Interview by Hadijjah Natasha Sebunya
EA Scene sits down with Acaye Kerunen the other half of the pair that will be representing Uganda at the Venice Biennale. Acaye is a multimedia artist and storyteller. She has been engaged in working with craft materials as a base of her work since 2010.
When I was about 16 I encountered the Outsider. I really hope English teachers are still doing that to adolescents. For three pages, Camus painstakingly describes a hot day. Hot enough to provoke Mersault the protagonist into murder. Today is the kind of day that excuses Mersault. The heat is punishing, the air is thick and stagnant and I am panting up the three flights of stairs to Afropocene. I have grown up here and I use this road almost everyday, I know the mosque, the Kabalagala police station, the machinery building opposite and yet I would have gone my whole life never having noticed the little door at the edge of the building that leads to the studio. I walk in, trying to catch my breath, and there is Acaye on a lunch break. She commands me in her way to do a round around the studio.
There is music and endless sunlight streaming in. I am a Muslim and a Muganda so I have had a lot of uses for mats. I have spent hours staring down patterns during prayer, I am familiar with the bibo and the bikapu we take to the market. The life-long quality, the precision of hand-made things, and those colors, at meals, at prayers, at funerals, how they have carried us through life. All of this is here, but not like I have seen it before.
It’s a lot of work?
Acaye: But I enjoy it.
Okay, quickly what is the Venice Biennale to a layman?
Acaye: A bi-annual international art exhibition. This will be the 59th Biennale ever. A convening of art players, art makers, and art programmers from all over the world in Venice. There is usually the main exhibition that is curated by the Biennale itself and then there are other small exhibitions which are all programmed around it, the point of it is to showcase diverse art from all over the world so the who of art-making is there, and while this year the biennale is for the contemporary art scene there are also biennales for theatre, film, music all happening in the same place alternately. It is important because it is the Olympics of art. Being visible at the biennale is the equivalent of Uganda making it through to the World Cup Finals. That is the enormity, that is the significance of Uganda going there in its 59th year. How did I get to represent Uganda? The universe willed it. That’s it. What’s important though is that there is no one else in the great lakes region doing the art that I am doing. Not in Kampala, not in East Africa. I am the first of my kind- as a woman.
Are men doing it?
You are the first person.
Acaye: Yes… so in that sense, that is my legitimacy on the scene. It’s a tough act to follow. To whom it may concern; you will have to really step up, because after they have seen something this rich, this diverse, you are going to have to work harder.
I believe her. You have to understand that the woman I am looking at is in my opinion unprecedented. Her resolve, her demeanor, believe you me! So I am looking at a black leather skirt with subtle lines running up and down it. A fishnet top with open shoulders, her chest protected by an all-black top. This is who I am talking to, she has on blue what I should know better than to call African sandals, sky blue nail polish and a shaved head save for black braids that grow on only half of her scalp. None of this causes shock, none of this seems out of place as an outfit so unique would usually in Kampala. Then she has on these silver jewels. I think about the tiny door that I nearly missed and I move on in childish wonder and curiosity about this new world I have just found.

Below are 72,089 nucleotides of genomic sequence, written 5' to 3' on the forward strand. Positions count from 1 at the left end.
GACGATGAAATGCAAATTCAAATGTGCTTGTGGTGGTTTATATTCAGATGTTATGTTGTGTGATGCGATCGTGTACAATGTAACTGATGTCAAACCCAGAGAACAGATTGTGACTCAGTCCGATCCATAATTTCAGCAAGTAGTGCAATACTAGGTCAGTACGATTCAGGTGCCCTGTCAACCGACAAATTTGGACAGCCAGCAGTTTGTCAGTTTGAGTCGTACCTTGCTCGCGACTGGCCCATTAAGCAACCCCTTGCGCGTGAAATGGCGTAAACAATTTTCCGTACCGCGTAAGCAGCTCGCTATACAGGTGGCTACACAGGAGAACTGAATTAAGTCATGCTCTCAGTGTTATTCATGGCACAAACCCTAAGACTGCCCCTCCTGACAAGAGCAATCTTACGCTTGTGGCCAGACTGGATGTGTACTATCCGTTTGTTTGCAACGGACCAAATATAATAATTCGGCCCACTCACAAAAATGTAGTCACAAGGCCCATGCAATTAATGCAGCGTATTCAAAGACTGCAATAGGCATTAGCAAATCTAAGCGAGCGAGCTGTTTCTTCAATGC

How would you describe your art?
Acaye: Lit by the spirit of community. The communities of women grouped around wetlands in different regions of Uganda and followed through generations and generations of an observed culture of tile making by other women. I come from many women in that sense. The patterns, the colors, the ways of enriching the natural fibers and how to create the matrixes that are within the work and the patterns that have been passed down… all of those have been here long, long before us. I simply come into this place to refocus attention on this very rich mode of storytelling and I do that because I am tired of seeing the usual crafts, which were tainted by colonialism and the patriarchal notion that subjects the artisanship of women to functionality. Do you want to make this? Make a mat for the home. Make a basket to store food. Make a fishing basket. Mold a granary, thatch a roof to store food…
It cannot just be a thinking thing.
Acaye: No, it cannot be. You must focus it to serve a purpose within a home. This is not to say that there haven’t been amazing sculptors and artists coming out of East Africa and the great lakes region but pay attention. Where the men are concerned, it is okay for their art work to be elevated to deities, to goddesses, to wood carvers… you will find that there is a higher ethereal value that is placed on them, a value never extended to women’s art. Both traditionally and contemporarily… so for me this is a first. First, I have to work with the women to deconstruct, and the deconstruction for me… is the point of the renaissance. Forget what you know! Let us start a new and that is why I deconstruct the bibo rings, together with the mats. I cut it, I trim it, I re-weave it, I re-design it.
I reposition it to everything except as a mat to be sat on…This is my entry point and freedom for the woman. Mental, psychosocial freedom and emotional freedom is not something that will be given to us, it is something that we will have to rise up and take, and for some of us even when we are not aware of it, it is simple acts like this that strike different bulbs, that encourage us to think differently, to be valued and that is our point of self-actualization. In my case, it brings me great satisfaction to posit new questions and reflections about art-making from an African sense which is not necessarily a white box, and apart from going with the rhetoric of decolonization. I ask; Exactly how can we decolonize? We decolonize art-making by making, by exhibiting in the truest form that we can find.
Is it an all-woman team?
Acaye: Pre-dominantly women. In most cases, there are only one or two community craft makers who are men. Basketmakers, drum makers, or stoneworkers, but so far it’s mostly women because they work with very versatile natural fibers like the raffia, the palms, the banana fiber…